A light, fruity frozen treat with just a hint of exotic rose water, my Strawberry Sherbet with Buttermilk gets its tang and body from buttermilk... Garnished with sliced fresh strawberries and pistachios, it's a perfectly lovely chilly dessert on a hot summer's day!
👩🏻🍳 Tamara Talks - Why Strawberry Sherbet with Buttermilk?
Buttermilk biscuits and pancakes, buttermilk ranch dressing, buttermilk as part of the breading process... Can you think of any to add to this list of uses for tangy buttermilk?
I once made a delicious chess pie with a generous amount of buttermilk providing the foundation for the filling. Yum. However, I had not had buttermilk in a frozen dessert until I tried a spoonful of lemon buttermilk ice cream in Charleston in April. Mmmm. It was so good.
Of course buttermilk is naturally tangy and creamy, and paired perfectly with the lemon. Given my propensity to chase after "new and creative" rather than "tried and true," I came up with my own frozen dessert using buttermilk as a base.
🍨What is Sherbet? About Frozen Desserts
If you're like me, you find the names of different frozen desserts a bit confusing... Sorbet is easy - no dairy whatsoever. Frozen yogurt? Well, it's made with - yogurt! Then we get to gelato, sherbet, ice cream, and frozen custard, and things get a little murky.
Sherbet does contain dairy, but is only 1-2% fat. Gelato is a very rich, dairy-based confection with 4-8% butter fat, and less air is incorporated into the mix, resulting in a very dense end product. It's totally decadent, and one I rarely indulge in. DISCIPLINE. Haha.
Frozen custard (my mother always made custard!) is made extra rich with the incorporation of cooked eggs, and has a dense, creamy texture. See my pumpkin custard and red bean frozen custard for fine examples!
Ice cream contains 10-16% butter fat. Its high fat content and the amount of air whipped into it, give it exceptional creaminess.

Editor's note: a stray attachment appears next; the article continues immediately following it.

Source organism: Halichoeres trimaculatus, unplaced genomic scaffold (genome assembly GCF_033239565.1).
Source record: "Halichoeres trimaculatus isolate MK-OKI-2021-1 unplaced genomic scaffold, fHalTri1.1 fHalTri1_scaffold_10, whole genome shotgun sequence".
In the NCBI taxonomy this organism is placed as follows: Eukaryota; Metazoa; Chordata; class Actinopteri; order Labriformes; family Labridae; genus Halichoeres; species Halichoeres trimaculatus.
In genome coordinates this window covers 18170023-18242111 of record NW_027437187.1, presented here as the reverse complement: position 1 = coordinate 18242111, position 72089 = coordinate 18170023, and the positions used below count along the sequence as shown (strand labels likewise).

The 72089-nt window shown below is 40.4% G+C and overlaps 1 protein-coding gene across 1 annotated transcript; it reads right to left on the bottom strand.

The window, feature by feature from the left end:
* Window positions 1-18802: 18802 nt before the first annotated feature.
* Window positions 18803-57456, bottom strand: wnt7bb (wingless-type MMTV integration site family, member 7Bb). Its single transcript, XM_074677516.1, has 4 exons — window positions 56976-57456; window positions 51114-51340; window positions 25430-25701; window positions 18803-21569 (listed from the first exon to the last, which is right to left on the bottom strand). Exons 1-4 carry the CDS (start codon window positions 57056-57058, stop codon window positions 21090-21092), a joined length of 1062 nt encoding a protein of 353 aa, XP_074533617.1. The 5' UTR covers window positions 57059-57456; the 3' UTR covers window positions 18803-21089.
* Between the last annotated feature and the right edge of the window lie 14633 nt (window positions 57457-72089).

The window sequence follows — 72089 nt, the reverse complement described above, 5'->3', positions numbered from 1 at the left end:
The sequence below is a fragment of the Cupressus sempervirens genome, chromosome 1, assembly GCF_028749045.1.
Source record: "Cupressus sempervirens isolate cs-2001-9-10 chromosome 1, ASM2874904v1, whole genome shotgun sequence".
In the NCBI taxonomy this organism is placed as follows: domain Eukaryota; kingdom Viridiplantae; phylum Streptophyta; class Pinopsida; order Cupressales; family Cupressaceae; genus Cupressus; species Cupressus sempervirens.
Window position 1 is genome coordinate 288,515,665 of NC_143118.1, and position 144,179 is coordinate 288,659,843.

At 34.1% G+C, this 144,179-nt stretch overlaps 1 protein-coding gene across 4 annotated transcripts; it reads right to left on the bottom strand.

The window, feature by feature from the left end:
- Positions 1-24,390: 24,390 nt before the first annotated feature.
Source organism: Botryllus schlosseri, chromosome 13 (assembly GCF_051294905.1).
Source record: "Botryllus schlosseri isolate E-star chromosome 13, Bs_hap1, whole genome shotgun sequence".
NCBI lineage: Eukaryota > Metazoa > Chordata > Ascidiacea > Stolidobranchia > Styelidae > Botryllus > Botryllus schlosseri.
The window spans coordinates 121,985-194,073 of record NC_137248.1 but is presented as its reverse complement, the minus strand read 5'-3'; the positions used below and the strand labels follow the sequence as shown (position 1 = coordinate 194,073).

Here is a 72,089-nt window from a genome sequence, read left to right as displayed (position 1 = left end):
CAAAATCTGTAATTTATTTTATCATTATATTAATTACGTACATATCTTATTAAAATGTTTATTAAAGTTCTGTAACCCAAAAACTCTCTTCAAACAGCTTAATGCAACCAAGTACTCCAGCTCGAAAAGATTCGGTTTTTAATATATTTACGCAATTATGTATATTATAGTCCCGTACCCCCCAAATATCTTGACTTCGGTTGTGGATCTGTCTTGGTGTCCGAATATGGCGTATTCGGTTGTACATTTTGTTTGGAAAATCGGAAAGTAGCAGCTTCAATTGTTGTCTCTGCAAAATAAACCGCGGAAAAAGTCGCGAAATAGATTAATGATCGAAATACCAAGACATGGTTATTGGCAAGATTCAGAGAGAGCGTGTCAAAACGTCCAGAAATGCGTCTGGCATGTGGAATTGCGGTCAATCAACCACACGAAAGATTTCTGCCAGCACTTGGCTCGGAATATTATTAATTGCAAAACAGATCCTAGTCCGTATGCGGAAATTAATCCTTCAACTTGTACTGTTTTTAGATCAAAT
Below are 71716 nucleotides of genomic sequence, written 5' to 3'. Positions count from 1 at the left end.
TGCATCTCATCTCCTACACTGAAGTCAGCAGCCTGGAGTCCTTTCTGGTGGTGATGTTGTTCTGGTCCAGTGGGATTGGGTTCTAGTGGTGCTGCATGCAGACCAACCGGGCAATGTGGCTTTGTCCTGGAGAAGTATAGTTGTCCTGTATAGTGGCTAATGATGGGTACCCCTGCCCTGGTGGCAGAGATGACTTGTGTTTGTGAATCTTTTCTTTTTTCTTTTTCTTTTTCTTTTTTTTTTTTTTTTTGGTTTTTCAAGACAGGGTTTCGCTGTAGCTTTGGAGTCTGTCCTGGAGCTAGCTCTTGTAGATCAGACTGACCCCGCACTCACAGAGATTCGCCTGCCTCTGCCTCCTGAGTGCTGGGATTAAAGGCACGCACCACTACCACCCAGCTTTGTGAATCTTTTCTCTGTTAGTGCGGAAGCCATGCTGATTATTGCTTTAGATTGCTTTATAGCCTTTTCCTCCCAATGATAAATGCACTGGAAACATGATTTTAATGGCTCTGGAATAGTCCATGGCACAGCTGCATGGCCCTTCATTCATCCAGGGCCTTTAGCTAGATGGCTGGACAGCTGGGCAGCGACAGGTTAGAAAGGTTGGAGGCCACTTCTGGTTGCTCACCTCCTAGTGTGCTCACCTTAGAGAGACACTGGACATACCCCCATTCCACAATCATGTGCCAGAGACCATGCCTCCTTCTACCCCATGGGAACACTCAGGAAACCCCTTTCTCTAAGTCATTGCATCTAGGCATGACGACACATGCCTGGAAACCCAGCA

So, now that we cleared that all up, why did I go with a sherbet? As I mentioned, I loved the combination of lemon and buttermilk at the ice cream shop in Charleston. It seemed likely that fresh strawberries would be similar.
Always looking for a creative "twist," I decided to play with rose water (always in my well-stocked pantry). The rose water adds a subtle layer of complexity to the sherbet. If you can't find it, or can't be bothered with it, by all means omit it! You will still have a lovely sherbet. I promise.🍓What is Rose Water?
Rose water is made by steeping rose petals in water. I don't make my own. 🙄 I have fabulous international foods sources available to me in the Rio Grande Valley, and commercial rose water is easy to come by. Rose water is used heavily in Persian and Middle Eastern cooking. You'll find small amounts of it in tea, cookies, dairy-based custards and ice creams, marzipan, etc.
If you're looking to expand your culinary horizons, rose water is a fun ingredient to play with. Just remember it's a lovely subtle ingredient, not meant to hit you in the nose, and assault your tongue! I hope you'll give it a try in my Rose Water and Strawberry Buttermilk Sherbet...
Lastly, in keeping with the Persian-ish flavor notes of this recipe, I decided to garnish with toasted pistachios and slivered fresh mint leaves. It's as tasty as it is pretty!
📋 Strawberry Sherbet Ingredients
Here is a quick look at the ingredients in the recipe – it’s handy to use at the grocery store or as a summary of what you need. Skip to the recipe for quantities.
- strawberries - This sherbet recipe really benefits from seasonal, fresh strawberries. Use frozen if you must...